Leading in a Continuous Improvement Culture: Engaging and Coaching Problem Solving Thinkers
Workshops
This program is designed to describe this new role you can play as a leader in a program solving culture. It will also introduce skills that will help you be effective in that role and give you opportunities to practice them. More »
Using Training Within Industry (TWI) Techniques for Rapid and Sustainable Problem Solving
Workshops
Join us for a workshop based on scientifically-proven Training Within Industry (TWI) techniques designed to help you and your team (and the organization) learn faster. More »
Step 1,Skills to Coach for Development: Recognizing Effective PDCA Problem Solving
Workshops
This workshop will review the basic six-step PDCA process for investigating problems and deciding the most effective ways to eliminate them. It is intended to help leaders and coaches develop the listening and observation skills to recognize and model sound PDCA problem solving based on grasp of actual conditions. It will also prepare leaders to facilitate teams in PDCA thinking and coach employees to develop the skills to apply the process on their own. More »
Online - Introduction to Problem Solving
Workshops
In this course, you will learn to grasp the situation at the gemba and use all your senses to understand what is truly happening. All too often, people create countermeasures to perceived problems without digging deeper or thinking more, that is, learning at the gemba to grasp the actual situation of the problem. More »
Double Loop Learning at Kongsberg Maritime
By: Daryl Powell and Eivind Reke | October 18, 2018
Columns
Kongsberg Maritime, a wholly owned subsidiary of the Norwegian-based Kongsberg Group, tapped into a Kyoryokukai, or network for supplier innovation, to create a space for single--and double--loop learning for its members. More »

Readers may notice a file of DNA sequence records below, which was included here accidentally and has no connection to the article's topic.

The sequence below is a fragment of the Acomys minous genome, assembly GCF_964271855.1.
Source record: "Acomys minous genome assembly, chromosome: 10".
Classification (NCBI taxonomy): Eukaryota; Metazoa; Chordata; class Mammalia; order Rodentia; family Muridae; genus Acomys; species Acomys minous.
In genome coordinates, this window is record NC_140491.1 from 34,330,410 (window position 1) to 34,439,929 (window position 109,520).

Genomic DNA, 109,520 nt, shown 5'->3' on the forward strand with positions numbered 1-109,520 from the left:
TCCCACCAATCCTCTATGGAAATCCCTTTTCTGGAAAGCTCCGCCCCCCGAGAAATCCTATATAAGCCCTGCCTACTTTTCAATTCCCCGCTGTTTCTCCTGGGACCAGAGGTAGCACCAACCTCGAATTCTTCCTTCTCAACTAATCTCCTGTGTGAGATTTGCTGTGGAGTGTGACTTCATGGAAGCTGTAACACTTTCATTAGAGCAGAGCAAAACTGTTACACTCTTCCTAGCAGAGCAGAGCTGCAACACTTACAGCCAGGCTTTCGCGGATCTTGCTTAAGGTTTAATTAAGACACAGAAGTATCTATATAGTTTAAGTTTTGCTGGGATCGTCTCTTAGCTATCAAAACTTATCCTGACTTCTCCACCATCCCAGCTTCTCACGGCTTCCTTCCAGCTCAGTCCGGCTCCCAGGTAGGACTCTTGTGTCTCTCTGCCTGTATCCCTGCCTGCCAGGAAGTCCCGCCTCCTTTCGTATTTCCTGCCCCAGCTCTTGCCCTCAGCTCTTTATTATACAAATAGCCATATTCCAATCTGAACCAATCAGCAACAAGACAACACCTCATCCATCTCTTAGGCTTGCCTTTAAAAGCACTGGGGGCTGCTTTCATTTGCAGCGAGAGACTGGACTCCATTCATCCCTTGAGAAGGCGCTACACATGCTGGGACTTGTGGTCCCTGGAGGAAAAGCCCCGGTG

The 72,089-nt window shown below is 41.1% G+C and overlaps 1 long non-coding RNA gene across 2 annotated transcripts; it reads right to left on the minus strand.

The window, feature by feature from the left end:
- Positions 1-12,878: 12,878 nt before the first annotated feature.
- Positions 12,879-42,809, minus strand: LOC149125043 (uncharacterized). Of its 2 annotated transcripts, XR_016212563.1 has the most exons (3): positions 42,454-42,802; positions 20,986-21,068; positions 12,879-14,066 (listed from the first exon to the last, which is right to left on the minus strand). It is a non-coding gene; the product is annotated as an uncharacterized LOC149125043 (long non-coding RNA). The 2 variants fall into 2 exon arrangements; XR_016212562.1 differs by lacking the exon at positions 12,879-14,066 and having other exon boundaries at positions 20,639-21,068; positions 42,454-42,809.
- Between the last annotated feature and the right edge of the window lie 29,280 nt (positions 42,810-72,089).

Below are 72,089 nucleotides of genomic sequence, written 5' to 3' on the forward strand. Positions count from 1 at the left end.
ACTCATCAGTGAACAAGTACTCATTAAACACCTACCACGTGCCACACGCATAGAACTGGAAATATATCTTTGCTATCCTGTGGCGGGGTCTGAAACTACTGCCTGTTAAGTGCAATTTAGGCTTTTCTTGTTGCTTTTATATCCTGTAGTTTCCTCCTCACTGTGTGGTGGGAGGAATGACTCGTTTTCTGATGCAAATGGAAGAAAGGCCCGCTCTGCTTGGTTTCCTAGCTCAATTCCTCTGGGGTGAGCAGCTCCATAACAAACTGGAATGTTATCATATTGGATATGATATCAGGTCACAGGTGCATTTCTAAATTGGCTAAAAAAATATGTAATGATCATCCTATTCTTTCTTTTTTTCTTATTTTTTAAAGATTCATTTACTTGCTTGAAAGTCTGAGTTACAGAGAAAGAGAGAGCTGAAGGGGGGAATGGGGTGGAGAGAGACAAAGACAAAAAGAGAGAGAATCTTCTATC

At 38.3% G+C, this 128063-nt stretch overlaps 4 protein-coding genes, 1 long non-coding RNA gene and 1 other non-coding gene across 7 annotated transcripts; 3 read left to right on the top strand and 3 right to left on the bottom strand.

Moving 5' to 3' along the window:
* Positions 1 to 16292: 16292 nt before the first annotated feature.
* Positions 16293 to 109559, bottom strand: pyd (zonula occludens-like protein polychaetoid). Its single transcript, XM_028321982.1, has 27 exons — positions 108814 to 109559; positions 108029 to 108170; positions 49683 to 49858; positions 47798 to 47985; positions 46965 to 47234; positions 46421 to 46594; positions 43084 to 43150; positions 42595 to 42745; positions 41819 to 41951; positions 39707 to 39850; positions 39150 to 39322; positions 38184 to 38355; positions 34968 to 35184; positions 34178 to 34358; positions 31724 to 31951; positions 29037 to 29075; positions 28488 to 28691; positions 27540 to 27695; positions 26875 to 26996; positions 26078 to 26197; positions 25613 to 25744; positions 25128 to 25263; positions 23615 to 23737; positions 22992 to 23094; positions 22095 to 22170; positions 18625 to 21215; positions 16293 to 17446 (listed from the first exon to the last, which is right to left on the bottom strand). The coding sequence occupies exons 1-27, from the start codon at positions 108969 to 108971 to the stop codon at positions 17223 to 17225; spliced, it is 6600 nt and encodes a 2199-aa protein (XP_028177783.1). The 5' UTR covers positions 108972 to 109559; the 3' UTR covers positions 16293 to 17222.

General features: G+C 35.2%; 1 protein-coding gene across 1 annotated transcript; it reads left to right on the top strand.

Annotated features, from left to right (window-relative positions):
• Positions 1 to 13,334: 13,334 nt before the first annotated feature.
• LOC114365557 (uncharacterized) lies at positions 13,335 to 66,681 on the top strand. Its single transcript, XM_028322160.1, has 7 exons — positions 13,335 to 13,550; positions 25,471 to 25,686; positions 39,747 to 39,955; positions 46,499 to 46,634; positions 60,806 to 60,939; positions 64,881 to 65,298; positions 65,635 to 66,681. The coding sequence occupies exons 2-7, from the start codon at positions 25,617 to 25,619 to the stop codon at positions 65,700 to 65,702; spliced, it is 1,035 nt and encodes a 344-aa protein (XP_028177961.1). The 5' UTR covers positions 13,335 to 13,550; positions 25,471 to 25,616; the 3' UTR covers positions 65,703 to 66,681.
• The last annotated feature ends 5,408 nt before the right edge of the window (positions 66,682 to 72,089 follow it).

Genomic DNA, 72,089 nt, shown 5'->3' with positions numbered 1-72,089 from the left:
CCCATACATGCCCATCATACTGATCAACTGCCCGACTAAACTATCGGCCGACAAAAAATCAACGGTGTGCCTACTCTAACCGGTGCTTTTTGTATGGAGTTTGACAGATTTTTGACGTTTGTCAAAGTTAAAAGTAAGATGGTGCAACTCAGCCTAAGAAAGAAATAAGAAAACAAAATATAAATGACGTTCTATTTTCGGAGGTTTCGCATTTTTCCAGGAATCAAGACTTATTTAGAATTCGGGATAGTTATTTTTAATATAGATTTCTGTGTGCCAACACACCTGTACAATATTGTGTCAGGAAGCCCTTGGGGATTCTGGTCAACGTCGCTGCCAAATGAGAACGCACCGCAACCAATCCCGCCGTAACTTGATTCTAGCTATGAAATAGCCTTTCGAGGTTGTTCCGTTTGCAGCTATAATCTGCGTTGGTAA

How to Engage Employees Through Creativity
By: Nicole Hudson | October 17, 2018
Columns
Is your company or department struggling to engage employees? Then learn from LifeWay Christian Resources, which moved away from a top-down, tool-oriented approach to continuous improvement training to a focus on engaging and developing people with thematic events and instruction. More »
Ask Art: Does Lean Really Work in A Non-manufacturing Company?
By: Art Byrne | October 16, 2018
Columns
All companies and organizations, whether manufacturing or not, are nothing more than a group of people and a bunch of processes trying to deliver value to a set of customers, says Art Byrne. And lean principles apply to each. To become lean, every company must focus on removing the waste in their current processes in order to deliver more value to the customers. More »
Jishuken, Part Two: The Power of Self-Learning
By: Mark Reich | October 11, 2018
Columns
Consider Jishuken to be an intensive effort to drive individuals and the organization to a higher level, says Mark Reich, noting that if done right, this practice should push everyone to do more and more, improving in cycles of intense, focused effort with something that leaves a strong residue of kaizen spirit behind and allows the company to sustain. More »
The Value of Sharpening Skills Through 'Jishuken'
By: Matthew Savas | October 10, 2018
Columns
Jishuken, or self-learning, is a wet stone that grinds a worker's brain down to a start point, says Matt Savas--and is key to a disciplined management system of learning and improvement. More »
Workers Unite for Better
By: Josh Howell | October 8, 2018
Columns
The local strike by hospitality workers in Boston has led Josh Howell to contrast this situation with the lean culture at Dreamplace Hotels and Resorts in Tenerife, where front-line workers produce and socialize beautifully messy A3-sized papers sharing ideas for improvements. More »
Thoughts on Digitization, Work, and Continuous Improvement
By: John Drogosz | October 4, 2018
Columns
The opportunities and changes presented by digitization are issues for all lean practitioners not only those in IT. Here are some additional insights from a lean practitioner and product developer who participated in a panel discussion on what’s happening now -- and what could happen -- as digitization meets lean management principles and practices. More »